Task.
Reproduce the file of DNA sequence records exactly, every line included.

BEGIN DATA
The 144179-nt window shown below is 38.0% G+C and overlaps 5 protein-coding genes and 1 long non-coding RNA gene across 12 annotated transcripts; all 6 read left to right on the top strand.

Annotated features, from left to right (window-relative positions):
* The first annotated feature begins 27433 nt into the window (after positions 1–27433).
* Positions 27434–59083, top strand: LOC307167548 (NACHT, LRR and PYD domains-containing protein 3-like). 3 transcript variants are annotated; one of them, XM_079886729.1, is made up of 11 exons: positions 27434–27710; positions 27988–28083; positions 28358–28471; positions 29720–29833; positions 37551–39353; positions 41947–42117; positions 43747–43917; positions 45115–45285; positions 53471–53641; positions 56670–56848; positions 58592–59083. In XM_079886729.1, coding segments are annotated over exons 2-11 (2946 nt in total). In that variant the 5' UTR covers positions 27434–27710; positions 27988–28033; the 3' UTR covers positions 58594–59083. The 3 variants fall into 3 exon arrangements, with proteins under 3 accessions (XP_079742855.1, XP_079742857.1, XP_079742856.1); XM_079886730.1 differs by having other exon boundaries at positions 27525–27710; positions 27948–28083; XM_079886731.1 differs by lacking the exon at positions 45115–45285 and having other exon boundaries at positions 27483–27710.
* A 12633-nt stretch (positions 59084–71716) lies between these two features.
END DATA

The 144179-nt window shown below is 38.0% G+C and overlaps 5 protein-coding genes and 1 long non-coding RNA gene across 12 annotated transcripts; all 6 read left to right on the top strand.

Annotated features, from left to right (window-relative positions):
* The first annotated feature begins 27433 nt into the window (after positions 1–27433).
* Positions 27434–59083, top strand: LOC307167548 (NACHT, LRR and PYD domains-containing protein 3-like). 3 transcript variants are annotated; one of them, XM_079886729.1, is made up of 11 exons: positions 27434–27710; positions 27988–28083; positions 28358–28471; positions 29720–29833; positions 37551–39353; positions 41947–42117; positions 43747–43917; positions 45115–45285; positions 53471–53641; positions 56670–56848; positions 58592–59083. In XM_079886729.1, coding segments are annotated over exons 2-11 (2946 nt in total). In that variant the 5' UTR covers positions 27434–27710; positions 27988–28033; the 3' UTR covers positions 58594–59083. The 3 variants fall into 3 exon arrangements, with proteins under 3 accessions (XP_079742855.1, XP_079742857.1, XP_079742856.1); XM_079886730.1 differs by having other exon boundaries at positions 27525–27710; positions 27948–28083; XM_079886731.1 differs by lacking the exon at positions 45115–45285 and having other exon boundaries at positions 27483–27710.
* A 12633-nt stretch (positions 59084–71716) lies between these two features.